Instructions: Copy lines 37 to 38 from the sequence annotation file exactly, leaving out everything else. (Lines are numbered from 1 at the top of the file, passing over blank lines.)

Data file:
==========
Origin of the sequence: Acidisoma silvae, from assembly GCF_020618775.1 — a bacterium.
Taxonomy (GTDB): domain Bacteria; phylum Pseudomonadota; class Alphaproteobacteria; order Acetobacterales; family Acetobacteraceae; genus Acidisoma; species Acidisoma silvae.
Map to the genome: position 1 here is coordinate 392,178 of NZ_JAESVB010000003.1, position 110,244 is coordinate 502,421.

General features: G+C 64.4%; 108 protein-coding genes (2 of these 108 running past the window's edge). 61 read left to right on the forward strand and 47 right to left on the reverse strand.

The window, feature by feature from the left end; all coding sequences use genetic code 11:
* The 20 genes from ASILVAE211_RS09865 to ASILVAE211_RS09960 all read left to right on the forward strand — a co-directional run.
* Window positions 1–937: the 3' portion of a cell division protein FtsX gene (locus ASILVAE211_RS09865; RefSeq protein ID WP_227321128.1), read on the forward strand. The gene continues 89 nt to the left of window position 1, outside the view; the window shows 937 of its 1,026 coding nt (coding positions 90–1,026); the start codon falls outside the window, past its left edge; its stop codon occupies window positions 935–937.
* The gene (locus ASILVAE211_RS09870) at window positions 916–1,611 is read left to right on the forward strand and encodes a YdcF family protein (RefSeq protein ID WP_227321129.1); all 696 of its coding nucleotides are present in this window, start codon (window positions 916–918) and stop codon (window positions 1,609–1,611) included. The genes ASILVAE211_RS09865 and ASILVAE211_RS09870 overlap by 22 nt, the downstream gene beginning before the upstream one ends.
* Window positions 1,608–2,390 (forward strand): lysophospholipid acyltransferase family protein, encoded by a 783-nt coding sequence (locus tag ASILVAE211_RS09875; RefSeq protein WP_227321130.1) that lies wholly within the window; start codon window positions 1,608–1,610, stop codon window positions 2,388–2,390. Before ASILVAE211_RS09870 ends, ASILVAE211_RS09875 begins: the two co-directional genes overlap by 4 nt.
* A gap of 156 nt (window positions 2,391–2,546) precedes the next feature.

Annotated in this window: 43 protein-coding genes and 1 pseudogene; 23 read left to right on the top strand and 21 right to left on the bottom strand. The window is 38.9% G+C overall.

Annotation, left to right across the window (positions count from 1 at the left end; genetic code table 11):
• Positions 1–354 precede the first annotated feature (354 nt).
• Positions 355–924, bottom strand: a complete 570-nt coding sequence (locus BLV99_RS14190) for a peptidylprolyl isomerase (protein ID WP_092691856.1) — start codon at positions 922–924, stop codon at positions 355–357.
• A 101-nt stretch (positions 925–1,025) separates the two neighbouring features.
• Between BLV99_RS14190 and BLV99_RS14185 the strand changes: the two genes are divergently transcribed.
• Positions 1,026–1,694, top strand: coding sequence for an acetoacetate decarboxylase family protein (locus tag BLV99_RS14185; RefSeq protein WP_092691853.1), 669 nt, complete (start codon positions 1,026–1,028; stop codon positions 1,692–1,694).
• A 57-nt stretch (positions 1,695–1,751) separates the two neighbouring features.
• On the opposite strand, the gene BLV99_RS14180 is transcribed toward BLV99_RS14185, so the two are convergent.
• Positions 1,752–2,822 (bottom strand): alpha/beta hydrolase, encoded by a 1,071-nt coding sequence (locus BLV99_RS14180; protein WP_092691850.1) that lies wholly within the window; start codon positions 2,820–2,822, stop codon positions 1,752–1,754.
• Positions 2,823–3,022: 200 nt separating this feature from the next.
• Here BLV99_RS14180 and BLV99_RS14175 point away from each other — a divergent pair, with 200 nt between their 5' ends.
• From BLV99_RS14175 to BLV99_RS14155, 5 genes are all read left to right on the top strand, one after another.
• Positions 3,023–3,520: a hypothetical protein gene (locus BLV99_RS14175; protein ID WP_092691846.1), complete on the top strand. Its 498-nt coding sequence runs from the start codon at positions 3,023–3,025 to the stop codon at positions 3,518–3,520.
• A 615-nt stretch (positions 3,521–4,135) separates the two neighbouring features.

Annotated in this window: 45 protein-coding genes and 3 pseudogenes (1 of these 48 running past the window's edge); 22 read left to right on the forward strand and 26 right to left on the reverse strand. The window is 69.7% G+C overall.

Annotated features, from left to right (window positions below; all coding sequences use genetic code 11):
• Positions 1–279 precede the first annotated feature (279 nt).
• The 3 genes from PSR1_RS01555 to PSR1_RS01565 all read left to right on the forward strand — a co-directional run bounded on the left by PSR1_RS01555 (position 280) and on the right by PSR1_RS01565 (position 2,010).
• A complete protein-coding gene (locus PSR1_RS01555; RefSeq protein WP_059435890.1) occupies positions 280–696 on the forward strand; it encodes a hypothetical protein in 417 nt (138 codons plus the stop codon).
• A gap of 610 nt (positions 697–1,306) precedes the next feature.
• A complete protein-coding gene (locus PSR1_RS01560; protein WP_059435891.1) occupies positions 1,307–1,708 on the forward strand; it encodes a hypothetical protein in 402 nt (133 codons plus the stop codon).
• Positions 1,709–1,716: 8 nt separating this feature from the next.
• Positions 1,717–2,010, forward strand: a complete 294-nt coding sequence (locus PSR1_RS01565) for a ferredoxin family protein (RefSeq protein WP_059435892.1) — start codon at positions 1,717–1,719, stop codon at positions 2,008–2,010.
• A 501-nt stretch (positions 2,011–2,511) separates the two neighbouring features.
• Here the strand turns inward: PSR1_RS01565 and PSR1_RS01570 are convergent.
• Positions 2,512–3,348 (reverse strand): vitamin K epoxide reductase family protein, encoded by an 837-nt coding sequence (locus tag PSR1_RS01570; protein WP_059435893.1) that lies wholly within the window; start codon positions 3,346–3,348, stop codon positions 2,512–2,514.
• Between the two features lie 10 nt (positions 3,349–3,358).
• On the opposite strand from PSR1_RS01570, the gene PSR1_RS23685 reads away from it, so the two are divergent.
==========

• Positions 2,512–3,348 (reverse strand): vitamin K epoxide reductase family protein, encoded by an 837-nt coding sequence (locus tag PSR1_RS01570; protein WP_059435893.1) that lies wholly within the window; start codon positions 3,346–3,348, stop codon positions 2,512–2,514.
• Between the two features lie 10 nt (positions 3,349–3,358).